Lifting bar on power self-generation a poser for infrastructure scheme
Programme will be inadequate to meet demand as it also has to fund many other projects
President Cyril Ramaphosa’s announcement in June that the ceiling on electricity self-generation would be lifted from 10MW to 100MW was widely welcomed by industry, but there is a hidden drawback.
Many firms in mining and manufacturing are expected to jump at the chance of securing their own generation capability, not least because of the systemic inability of the state power utility to provide a cheap and reliable service. In addition, there is a department of trade, industry & competition scheme known as the critical infrastructure programme to which they can apply, which supports the installation of alternative power infrastructure.
The snag is that if investment in self-generation escalates as it is likely to, the critical infrastructure programme will prove to be inadequate to meet demand as its purpose is not just to fund power infrastructure but also many other eligible infrastructure projects that facilitate additional private sector investments, such as the development of roads and bulk water supply.
Ideally, SA businesses should expect to enjoy efficient and modern infrastructure provided by Eskom and their local municipalities, in terms of roads, water, sewerage and electricity. However, Eskom and many municipalities are struggling to provide and maintain this basic infrastructure, without which it is difficult, if not impossible, to run a mine or industrial plant.
The critical infrastructure programme can come to the rescue as its grants can help a company make its own partially subsidised investment in critical infrastructure. As well as industrial and mining operations being eligible, the programme extends even as far as supporting distribution centres. It funds 10%-30% of qualifying infrastructure spend, up to a maximum cash grant of R50m. It was set up partly to encourage private sector spending on clean and green energy such as solar, wind or other alternative power solutions.
An eligible electricity or water project could take a company off the grid, thus relieving the burden on Eskom and municipalities. Previously, the department would have wanted privately owned infrastructure that had been supported by the critical infrastructure programme to be handed over to Eskom or the local municipality. However, due to recent changes to the eligibility criteria this is no longer required.
Due to these changes municipalities can also apply for such support. Those that are in distress can get 100% of the cost of infrastructure projects, capped at R50m, and those not considered to be in distress between 15%-50%, also with a R50m cap.
State-owned industrial parks can apply for 100% funding for an infrastructure project, again capped at R50m. Feasibility studies can also be funded, with support differentiated between studies inside or outside a special economic zone. Companies inside special economic zones can tap into the scheme to secure support for their infrastructure spend.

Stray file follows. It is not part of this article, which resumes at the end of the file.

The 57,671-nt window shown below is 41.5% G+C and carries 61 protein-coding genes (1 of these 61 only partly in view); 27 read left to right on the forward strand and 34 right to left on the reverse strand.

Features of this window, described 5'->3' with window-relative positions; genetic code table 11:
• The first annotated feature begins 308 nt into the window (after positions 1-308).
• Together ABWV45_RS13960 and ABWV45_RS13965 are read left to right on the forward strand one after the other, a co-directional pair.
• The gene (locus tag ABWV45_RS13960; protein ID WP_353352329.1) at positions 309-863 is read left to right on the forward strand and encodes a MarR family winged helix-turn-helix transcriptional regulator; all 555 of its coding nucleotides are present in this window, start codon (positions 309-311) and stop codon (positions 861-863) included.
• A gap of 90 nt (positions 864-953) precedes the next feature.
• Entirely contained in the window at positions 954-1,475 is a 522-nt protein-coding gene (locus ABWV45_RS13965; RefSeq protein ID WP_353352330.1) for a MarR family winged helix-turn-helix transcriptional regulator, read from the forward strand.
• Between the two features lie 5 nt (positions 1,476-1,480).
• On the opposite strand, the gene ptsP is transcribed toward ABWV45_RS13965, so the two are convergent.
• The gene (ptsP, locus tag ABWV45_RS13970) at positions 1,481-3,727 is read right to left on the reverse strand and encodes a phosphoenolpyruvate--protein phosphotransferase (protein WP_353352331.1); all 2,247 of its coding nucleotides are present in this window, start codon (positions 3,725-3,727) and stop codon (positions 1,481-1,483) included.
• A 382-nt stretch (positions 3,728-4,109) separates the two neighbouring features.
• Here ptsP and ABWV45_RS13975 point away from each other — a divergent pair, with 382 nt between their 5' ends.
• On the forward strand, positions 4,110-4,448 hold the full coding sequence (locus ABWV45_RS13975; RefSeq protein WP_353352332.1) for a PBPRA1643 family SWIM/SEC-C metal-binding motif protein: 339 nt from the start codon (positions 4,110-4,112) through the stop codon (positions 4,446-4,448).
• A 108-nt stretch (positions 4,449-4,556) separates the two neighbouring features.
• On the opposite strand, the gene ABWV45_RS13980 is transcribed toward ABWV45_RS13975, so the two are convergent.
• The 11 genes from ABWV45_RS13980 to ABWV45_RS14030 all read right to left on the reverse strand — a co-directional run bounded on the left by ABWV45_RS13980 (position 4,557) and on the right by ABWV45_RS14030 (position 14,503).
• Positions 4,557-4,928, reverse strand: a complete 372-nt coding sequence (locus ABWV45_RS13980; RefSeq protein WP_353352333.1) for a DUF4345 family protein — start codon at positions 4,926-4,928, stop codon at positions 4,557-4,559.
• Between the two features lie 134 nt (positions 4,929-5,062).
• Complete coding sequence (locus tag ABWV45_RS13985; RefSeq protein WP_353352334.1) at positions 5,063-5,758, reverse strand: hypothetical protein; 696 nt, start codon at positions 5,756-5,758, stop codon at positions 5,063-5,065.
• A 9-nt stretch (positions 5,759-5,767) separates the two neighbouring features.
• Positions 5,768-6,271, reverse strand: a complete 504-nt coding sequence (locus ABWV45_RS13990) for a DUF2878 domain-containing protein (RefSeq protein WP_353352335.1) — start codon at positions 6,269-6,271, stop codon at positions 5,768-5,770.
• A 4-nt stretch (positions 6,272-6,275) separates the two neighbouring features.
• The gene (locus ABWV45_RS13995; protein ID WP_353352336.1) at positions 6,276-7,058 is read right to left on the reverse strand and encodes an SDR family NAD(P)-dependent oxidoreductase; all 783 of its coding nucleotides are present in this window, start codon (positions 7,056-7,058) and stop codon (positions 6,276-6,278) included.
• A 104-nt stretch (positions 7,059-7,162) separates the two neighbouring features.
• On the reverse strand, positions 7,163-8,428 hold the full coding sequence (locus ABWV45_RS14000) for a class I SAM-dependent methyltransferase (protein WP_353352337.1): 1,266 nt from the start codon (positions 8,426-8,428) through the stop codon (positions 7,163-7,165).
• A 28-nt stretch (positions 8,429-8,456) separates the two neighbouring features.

There is also a new focus on the film and television industry, with up to 30% funding for eligible projects, mainly covering construction and refurbishment.
In the past, only infrastructure projects that led to an increase in investment and output were eligible, but this is no longer essential. As the programme is reimbursive and cost-sharing, a firm will need to spend the money first and then claim back a portion of it. In addition, investors need to apply before they break ground on the infrastructure.
The scheme used to have a strict Broad-Based BEE (BBBEE requirement; applicants had to be at level 4 BBBEE. As this has now been eased to level 6 the critical infrastructure programme has been opened up to a lot more companies.
A consequence of all these changes is that more projects are eligible, but the concern is that the critical infrastructure programme budget is uncertain and limited, and funding may soon be depleted. Companies should take advantage of the president’s recent announcement, which will allow many larger alternative energy projects to be launched.
Given continued concerns about inflationary Eskom costs and persistent bouts of load-shedding, few companies are not looking at solar or other alternative power. With a 100MW solar plant costing almost R1bn, these types of projects could well deplete the whole critical infrastructure programme budget. The programme needs to be revised to take account of larger solar projects and prevent them from draining the entire fund.
With the increase to 100MW there will undoubtedly be many solar applications, so the president has opened the floodgates. There is surely a case for the department to revisit the critical infrastructure programme budget or to cap the amount that can be claimed for each solar project, to avoid a situation in which other worthy infrastructure projects are unable to secure funding.
With the best intentions, the president may have opened another can of worms.
• Wagener is a manager in Cova Advisory’s incentives team.
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